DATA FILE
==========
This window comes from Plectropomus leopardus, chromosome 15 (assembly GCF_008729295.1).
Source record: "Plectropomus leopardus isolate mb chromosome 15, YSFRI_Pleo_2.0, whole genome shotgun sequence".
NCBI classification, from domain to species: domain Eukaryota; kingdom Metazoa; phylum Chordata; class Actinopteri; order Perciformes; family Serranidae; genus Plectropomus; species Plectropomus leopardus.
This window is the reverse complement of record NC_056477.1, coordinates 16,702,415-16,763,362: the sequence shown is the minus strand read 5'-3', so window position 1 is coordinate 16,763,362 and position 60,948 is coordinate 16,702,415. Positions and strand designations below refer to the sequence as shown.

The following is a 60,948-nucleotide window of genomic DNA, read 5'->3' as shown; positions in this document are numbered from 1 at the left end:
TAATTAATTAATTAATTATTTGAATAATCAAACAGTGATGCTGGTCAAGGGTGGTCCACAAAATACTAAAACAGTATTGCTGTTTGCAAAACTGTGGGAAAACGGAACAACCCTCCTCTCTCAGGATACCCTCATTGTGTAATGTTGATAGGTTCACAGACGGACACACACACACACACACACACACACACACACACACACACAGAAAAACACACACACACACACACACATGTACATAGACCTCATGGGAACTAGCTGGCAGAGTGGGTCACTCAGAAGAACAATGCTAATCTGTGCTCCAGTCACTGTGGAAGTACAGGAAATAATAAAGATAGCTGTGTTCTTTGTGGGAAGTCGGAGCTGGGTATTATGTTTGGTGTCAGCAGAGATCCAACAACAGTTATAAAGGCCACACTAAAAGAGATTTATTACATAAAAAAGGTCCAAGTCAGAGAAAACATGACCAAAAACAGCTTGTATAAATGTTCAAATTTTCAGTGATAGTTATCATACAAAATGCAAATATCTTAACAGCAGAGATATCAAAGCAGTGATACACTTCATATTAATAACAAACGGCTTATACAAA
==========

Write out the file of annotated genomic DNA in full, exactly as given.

This window comes from Plectropomus leopardus, chromosome 15 (assembly GCF_008729295.1).
Source record: "Plectropomus leopardus isolate mb chromosome 15, YSFRI_Pleo_2.0, whole genome shotgun sequence".
NCBI classification, from domain to species: domain Eukaryota; kingdom Metazoa; phylum Chordata; class Actinopteri; order Perciformes; family Serranidae; genus Plectropomus; species Plectropomus leopardus.
This window is the reverse complement of record NC_056477.1, coordinates 16,702,415-16,763,362: the sequence shown is the minus strand read 5'-3', so window position 1 is coordinate 16,763,362 and position 60,948 is coordinate 16,702,415. Positions and strand designations below refer to the sequence as shown.

The following is a 60,948-nucleotide window of genomic DNA, read 5'->3' as shown; positions in this document are numbered from 1 at the left end:
TAATTAATTAATTAATTATTTGAATAATCAAACAGTGATGCTGGTCAAGGGTGGTCCACAAAATACTAAAACAGTATTGCTGTTTGCAAAACTGTGGGAAAACGGAACAACCCTCCTCTCTCAGGATACCCTCATTGTGTAATGTTGATAGGTTCACAGACGGACACACACACACACACACACACACACACACACACACACACAGAAAAACACACACACACACACACACATGTACATAGACCTCATGGGAACTAGCTGGCAGAGTGGGTCACTCAGAAGAACAATGCTAATCTGTGCTCCAGTCACTGTGGAAGTACAGGAAATAATAAAGATAGCTGTGTTCTTTGTGGGAAGTCGGAGCTGGGTATTATGTTTGGTGTCAGCAGAGATCCAACAACAGTTATAAAGGCCACACTAAAAGAGATTTATTACATAAAAAAGGTCCAAGTCAGAGAAAACATGACCAAAAACAGCTTGTATAAATGTTCAAATTTTCAGTGATAGTTATCATACAAAATGCAAATATCTTAACAGCAGAGATATCAAAGCAGTGATACACTTCATATTAATAACAAACGGCTTATACAAA